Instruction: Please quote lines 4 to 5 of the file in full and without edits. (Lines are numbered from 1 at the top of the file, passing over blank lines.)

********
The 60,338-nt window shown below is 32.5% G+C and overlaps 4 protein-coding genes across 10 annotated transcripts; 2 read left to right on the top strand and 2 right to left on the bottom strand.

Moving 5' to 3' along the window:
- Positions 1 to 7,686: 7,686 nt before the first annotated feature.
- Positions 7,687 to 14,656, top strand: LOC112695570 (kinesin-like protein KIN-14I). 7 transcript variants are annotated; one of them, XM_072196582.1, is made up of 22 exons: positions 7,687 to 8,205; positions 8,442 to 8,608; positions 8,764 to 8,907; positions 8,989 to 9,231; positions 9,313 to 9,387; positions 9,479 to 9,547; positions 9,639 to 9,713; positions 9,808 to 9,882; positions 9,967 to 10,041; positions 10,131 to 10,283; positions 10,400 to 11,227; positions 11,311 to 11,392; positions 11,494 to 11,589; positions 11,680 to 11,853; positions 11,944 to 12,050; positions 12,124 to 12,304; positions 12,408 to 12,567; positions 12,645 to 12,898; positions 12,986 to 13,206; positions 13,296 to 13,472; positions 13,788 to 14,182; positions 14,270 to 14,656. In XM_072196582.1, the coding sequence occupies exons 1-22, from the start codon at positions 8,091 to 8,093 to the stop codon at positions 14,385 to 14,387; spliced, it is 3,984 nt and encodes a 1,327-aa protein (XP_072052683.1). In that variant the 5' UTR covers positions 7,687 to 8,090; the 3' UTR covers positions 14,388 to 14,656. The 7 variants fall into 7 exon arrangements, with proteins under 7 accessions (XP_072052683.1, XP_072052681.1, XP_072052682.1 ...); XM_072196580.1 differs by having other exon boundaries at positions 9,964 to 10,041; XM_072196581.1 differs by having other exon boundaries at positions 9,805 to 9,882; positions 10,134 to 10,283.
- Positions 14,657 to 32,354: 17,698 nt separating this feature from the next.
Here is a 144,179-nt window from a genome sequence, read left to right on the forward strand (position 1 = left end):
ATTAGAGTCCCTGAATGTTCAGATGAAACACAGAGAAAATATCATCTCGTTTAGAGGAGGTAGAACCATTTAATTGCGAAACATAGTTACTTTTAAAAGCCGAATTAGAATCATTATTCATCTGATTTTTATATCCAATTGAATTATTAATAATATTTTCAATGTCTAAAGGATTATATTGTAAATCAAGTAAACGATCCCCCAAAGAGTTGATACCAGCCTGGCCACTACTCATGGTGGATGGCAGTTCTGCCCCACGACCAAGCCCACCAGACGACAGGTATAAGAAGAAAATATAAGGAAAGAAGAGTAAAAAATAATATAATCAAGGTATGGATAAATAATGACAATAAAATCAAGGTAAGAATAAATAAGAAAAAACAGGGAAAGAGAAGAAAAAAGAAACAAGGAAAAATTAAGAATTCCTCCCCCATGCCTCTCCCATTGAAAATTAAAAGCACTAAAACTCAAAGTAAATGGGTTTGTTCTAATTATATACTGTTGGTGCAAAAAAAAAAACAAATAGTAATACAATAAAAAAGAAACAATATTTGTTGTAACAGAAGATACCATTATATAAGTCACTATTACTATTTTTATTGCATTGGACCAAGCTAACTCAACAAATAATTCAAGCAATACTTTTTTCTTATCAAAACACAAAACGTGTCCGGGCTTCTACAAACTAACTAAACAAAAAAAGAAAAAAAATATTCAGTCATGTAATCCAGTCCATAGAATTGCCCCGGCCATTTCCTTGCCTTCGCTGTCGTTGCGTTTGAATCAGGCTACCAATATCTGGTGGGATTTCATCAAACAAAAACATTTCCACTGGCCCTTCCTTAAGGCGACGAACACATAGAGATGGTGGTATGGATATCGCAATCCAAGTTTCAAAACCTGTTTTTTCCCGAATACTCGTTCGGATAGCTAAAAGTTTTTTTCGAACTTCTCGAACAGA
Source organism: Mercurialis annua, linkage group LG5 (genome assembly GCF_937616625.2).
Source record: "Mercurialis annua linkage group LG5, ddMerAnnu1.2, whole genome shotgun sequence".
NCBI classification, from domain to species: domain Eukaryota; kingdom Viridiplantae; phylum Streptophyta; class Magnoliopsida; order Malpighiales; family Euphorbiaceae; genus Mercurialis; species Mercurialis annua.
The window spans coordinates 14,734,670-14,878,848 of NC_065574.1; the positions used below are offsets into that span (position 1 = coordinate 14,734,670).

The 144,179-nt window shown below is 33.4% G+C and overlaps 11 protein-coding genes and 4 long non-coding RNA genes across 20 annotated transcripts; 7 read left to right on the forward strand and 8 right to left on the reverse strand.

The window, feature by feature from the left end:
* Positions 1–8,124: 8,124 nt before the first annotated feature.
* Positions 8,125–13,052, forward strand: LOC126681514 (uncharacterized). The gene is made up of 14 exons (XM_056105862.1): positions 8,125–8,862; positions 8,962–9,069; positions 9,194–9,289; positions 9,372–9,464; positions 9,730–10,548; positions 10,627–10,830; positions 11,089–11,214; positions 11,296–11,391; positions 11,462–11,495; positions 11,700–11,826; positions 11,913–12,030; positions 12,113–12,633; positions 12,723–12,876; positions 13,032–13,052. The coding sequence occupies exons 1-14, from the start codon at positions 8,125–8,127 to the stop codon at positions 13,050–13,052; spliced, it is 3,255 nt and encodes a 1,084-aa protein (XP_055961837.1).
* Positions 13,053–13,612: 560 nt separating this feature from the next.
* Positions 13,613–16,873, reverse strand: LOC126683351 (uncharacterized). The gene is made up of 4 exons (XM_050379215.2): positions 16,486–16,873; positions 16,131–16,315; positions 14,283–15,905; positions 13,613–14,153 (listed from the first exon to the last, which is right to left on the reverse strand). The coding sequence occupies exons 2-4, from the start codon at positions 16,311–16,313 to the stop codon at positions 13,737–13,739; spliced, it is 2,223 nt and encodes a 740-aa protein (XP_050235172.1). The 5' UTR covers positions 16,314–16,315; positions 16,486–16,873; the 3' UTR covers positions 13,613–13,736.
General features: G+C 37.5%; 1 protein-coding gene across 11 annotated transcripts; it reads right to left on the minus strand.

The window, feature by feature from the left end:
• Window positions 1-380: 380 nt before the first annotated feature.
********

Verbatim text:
- Positions 7,687 to 14,656, top strand: LOC112695570 (kinesin-like protein KIN-14I). 7 transcript variants are annotated; one of them, XM_072196582.1, is made up of 22 exons: positions 7,687 to 8,205; positions 8,442 to 8,608; positions 8,764 to 8,907; positions 8,989 to 9,231; positions 9,313 to 9,387; positions 9,479 to 9,547; positions 9,639 to 9,713; positions 9,808 to 9,882; positions 9,967 to 10,041; positions 10,131 to 10,283; positions 10,400 to 11,227; positions 11,311 to 11,392; positions 11,494 to 11,589; positions 11,680 to 11,853; positions 11,944 to 12,050; positions 12,124 to 12,304; positions 12,408 to 12,567; positions 12,645 to 12,898; positions 12,986 to 13,206; positions 13,296 to 13,472; positions 13,788 to 14,182; positions 14,270 to 14,656. In XM_072196582.1, the coding sequence occupies exons 1-22, from the start codon at positions 8,091 to 8,093 to the stop codon at positions 14,385 to 14,387; spliced, it is 3,984 nt and encodes a 1,327-aa protein (XP_072052683.1). In that variant the 5' UTR covers positions 7,687 to 8,090; the 3' UTR covers positions 14,388 to 14,656. The 7 variants fall into 7 exon arrangements, with proteins under 7 accessions (XP_072052683.1, XP_072052681.1, XP_072052682.1 ...); XM_072196580.1 differs by having other exon boundaries at positions 9,964 to 10,041; XM_072196581.1 differs by having other exon boundaries at positions 9,805 to 9,882; positions 10,134 to 10,283.
- Positions 14,657 to 32,354: 17,698 nt separating this feature from the next.